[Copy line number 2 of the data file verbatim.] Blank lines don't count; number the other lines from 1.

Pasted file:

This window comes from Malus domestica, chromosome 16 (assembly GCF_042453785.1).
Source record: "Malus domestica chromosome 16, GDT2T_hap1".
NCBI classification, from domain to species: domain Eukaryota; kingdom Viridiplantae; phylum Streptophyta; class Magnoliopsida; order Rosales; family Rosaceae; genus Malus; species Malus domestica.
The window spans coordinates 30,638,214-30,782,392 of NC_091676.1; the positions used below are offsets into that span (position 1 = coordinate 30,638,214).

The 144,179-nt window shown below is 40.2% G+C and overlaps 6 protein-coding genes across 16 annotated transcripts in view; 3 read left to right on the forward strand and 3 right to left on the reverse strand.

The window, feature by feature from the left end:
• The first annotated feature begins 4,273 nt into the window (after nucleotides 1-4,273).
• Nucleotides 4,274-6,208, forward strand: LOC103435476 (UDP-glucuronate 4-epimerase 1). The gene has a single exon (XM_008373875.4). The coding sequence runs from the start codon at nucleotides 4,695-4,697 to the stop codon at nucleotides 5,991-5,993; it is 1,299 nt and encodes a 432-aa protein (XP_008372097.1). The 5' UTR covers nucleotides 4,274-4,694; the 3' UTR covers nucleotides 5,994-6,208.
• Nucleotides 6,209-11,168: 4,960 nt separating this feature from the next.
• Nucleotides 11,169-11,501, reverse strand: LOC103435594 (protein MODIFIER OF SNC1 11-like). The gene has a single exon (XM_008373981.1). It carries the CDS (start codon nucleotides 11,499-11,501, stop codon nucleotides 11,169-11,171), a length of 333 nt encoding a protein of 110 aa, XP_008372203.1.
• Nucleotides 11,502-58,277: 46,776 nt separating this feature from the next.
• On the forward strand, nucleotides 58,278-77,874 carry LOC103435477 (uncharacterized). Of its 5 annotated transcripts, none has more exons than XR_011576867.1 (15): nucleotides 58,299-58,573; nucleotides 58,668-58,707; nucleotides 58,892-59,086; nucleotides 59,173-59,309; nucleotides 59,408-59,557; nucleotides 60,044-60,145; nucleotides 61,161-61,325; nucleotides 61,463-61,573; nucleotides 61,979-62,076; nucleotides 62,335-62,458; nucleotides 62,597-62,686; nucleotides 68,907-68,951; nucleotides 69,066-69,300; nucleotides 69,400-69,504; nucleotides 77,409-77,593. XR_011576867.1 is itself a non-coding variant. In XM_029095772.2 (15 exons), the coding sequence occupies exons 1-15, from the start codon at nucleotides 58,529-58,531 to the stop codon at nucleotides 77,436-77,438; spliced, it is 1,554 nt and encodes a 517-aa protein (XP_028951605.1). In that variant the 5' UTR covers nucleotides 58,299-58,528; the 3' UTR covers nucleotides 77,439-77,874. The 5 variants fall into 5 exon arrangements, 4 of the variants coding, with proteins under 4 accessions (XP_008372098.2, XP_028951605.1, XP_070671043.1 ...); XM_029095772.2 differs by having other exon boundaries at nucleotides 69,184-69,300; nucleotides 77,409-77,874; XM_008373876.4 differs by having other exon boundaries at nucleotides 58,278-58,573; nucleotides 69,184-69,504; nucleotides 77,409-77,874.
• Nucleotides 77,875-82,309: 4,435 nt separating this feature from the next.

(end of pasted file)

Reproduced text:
Source record: "Malus domestica chromosome 16, GDT2T_hap1".